In less than two short decades, the North Fork has seen Grumman Corporation’s fighter jet assembly and testing facility in Calverton shut down; North Fork Bank’s acquisition by Capital One Bank, which later closed its Mattituck headquarters; Mattituck Aviation — globally famous for its airplane engine overhauls — purchased by a Chinese company and relocated; and an announcement that the Plum Island Animal Disease Center would be shuttered in favor of a new facility in Kansas.
In 2008, in the face of cost-cutting measures included in a proposed congressional budget, it also appeared the area would lose an additional 1,000 nearby jobs at Brookhaven National Lab — at least until Congressman Tim Bishop stepped in and fought to keep those jobs here. Meanwhile, economic development at the former Grumman site, now called the Enterprise Park at Calverton, has been largely stagnant.
It’s clear that the greatest threat to our region, its real estate market and the families who live here is the continued loss of well-paid jobs. That’s why the North Fork needs a facility like the NextGen Integrated Air Traffic Control Facility, a campus comprising 250,000 square feet of buildings that would generate some 800 highly technical and well-paid permanent local jobs, as well as hundreds of construction jobs over a 10-year building period. Riverhead Town officials agreed last week to submit an application to bring the project to town land at EPCAL.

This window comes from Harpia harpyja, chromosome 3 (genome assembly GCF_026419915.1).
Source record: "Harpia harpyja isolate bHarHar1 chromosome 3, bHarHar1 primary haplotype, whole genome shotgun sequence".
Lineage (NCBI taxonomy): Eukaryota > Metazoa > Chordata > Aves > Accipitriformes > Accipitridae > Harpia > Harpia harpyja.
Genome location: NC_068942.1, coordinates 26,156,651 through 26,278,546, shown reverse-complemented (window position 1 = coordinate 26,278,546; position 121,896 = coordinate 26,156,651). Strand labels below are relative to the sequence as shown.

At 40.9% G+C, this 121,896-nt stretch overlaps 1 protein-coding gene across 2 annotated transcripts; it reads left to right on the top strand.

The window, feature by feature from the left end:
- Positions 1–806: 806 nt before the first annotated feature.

Frankly, the people of the North Fork and adjacent areas need the facility more than those in Islip Town, Nassau County and even Selden, where residents are more easily able to commute to New York City and other points west, where more vibrant industrial economies exist and quality jobs are more readily available. While it’s understandable that Mr. Bishop doesn’t want to choose sides among constituents in his vast district, he should recognize this great threat to the region and push for sites on, or closer to, the East End. While the FAA coming to town-owned land at EPCAL would be best for Riverhead taxpayers in particular, any land in the area will do — even property near Westhampton’s Gabreski Airport or privately held land at the EPCAL site.
It is regrettable, as Riverhead Councilman John Dunleavy pointed out last week, that the town has arrived late to the party in making a pitch for this facility. Now, we can only hope the delay doesn’t hurt the town’s chances of getting it.
The News-Review has supported Riverhead Supervisor Sean Walter’s efforts to create an economic generator at EPCAL by subdividing the property and selling off the land to individual companies. But this FAA facility is a potential game changer, just as other projects might be as they are proposed for the site. Mr. Walter will need to adjust his vision for EPCAL accordingly. Yes, as Mr. Walter has said, thinking about Long Island as a whole has its benefits — but it’s a big island, and things that benefit Westbury or Lindenhurst or Islip Town can actually worsen our precarious situation on the East End. And that, it could be argued, could do even greater damage to the island as a whole.